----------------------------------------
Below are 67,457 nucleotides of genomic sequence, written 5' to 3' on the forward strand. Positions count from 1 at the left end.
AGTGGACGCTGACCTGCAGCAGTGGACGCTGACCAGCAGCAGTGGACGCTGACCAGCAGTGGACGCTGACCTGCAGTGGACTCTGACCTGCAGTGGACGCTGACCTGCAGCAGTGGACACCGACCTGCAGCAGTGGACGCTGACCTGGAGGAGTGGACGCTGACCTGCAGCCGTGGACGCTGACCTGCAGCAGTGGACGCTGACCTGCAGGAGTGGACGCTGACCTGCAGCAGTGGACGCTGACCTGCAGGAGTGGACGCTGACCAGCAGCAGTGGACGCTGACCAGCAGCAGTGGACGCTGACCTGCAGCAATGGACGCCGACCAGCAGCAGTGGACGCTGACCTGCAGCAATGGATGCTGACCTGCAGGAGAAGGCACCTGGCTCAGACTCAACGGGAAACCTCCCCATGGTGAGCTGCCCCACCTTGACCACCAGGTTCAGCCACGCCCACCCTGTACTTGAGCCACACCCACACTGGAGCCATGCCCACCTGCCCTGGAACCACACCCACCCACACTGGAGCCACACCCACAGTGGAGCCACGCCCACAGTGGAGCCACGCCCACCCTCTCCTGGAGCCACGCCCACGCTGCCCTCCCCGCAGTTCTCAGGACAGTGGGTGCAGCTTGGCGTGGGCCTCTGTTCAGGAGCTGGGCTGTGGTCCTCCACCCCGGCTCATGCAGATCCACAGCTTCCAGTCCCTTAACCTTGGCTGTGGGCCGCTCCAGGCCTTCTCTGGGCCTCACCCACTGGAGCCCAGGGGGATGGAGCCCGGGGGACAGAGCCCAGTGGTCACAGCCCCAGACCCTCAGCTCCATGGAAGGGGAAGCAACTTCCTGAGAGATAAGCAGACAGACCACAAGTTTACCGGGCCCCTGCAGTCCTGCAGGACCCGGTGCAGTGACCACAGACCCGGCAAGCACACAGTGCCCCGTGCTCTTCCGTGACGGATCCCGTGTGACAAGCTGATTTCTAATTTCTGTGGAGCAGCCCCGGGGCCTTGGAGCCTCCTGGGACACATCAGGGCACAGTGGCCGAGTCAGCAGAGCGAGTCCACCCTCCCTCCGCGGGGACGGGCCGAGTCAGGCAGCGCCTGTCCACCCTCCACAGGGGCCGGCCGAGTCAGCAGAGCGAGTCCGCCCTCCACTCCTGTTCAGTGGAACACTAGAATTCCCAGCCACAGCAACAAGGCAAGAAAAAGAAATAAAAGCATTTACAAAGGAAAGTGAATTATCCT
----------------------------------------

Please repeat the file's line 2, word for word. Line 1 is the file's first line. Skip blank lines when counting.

AGTGGACGCTGACCTGCAGCAGTGGACGCTGACCAGCAGCAGTGGACGCTGACCAGCAGTGGACGCTGACCTGCAGTGGACTCTGACCTGCAGTGGACGCTGACCTGCAGCAGTGGACACCGACCTGCAGCAGTGGACGCTGACCTGGAGGAGTGGACGCTGACCTGCAGCCGTGGACGCTGACCTGCAGCAGTGGACGCTGACCTGCAGGAGTGGACGCTGACCTGCAGCAGTGGACGCTGACCTGCAGGAGTGGACGCTGACCAGCAGCAGTGGACGCTGACCAGCAGCAGTGGACGCTGACCTGCAGCAATGGACGCCGACCAGCAGCAGTGGACGCTGACCTGCAGCAATGGATGCTGACCTGCAGGAGAAGGCACCTGGCTCAGACTCAACGGGAAACCTCCCCATGGTGAGCTGCCCCACCTTGACCACCAGGTTCAGCCACGCCCACCCTGTACTTGAGCCACACCCACACTGGAGCCATGCCCACCTGCCCTGGAACCACACCCACCCACACTGGAGCCACACCCACAGTGGAGCCACGCCCACAGTGGAGCCACGCCCACCCTCTCCTGGAGCCACGCCCACGCTGCCCTCCCCGCAGTTCTCAGGACAGTGGGTGCAGCTTGGCGTGGGCCTCTGTTCAGGAGCTGGGCTGTGGTCCTCCACCCCGGCTCATGCAGATCCACAGCTTCCAGTCCCTTAACCTTGGCTGTGGGCCGCTCCAGGCCTTCTCTGGGCCTCACCCACTGGAGCCCAGGGGGATGGAGCCCGGGGGACAGAGCCCAGTGGTCACAGCCCCAGACCCTCAGCTCCATGGAAGGGGAAGCAACTTCCTGAGAGATAAGCAGACAGACCACAAGTTTACCGGGCCCCTGCAGTCCTGCAGGACCCGGTGCAGTGACCACAGACCCGGCAAGCACACAGTGCCCCGTGCTCTTCCGTGACGGATCCCGTGTGACAAGCTGATTTCTAATTTCTGTGGAGCAGCCCCGGGGCCTTGGAGCCTCCTGGGACACATCAGGGCACAGTGGCCGAGTCAGCAGAGCGAGTCCACCCTCCCTCCGCGGGGACGGGCCGAGTCAGGCAGCGCCTGTCCACCCTCCACAGGGGCCGGCCGAGTCAGCAGAGCGAGTCCGCCCTCCACTCCTGTTCAGTGGAACACTAGAATTCCCAGCCACAGCAACAAGGCAAGAAAAAGAAATAAAAGCATTTACAAAGGAAAGTGAATTATCCT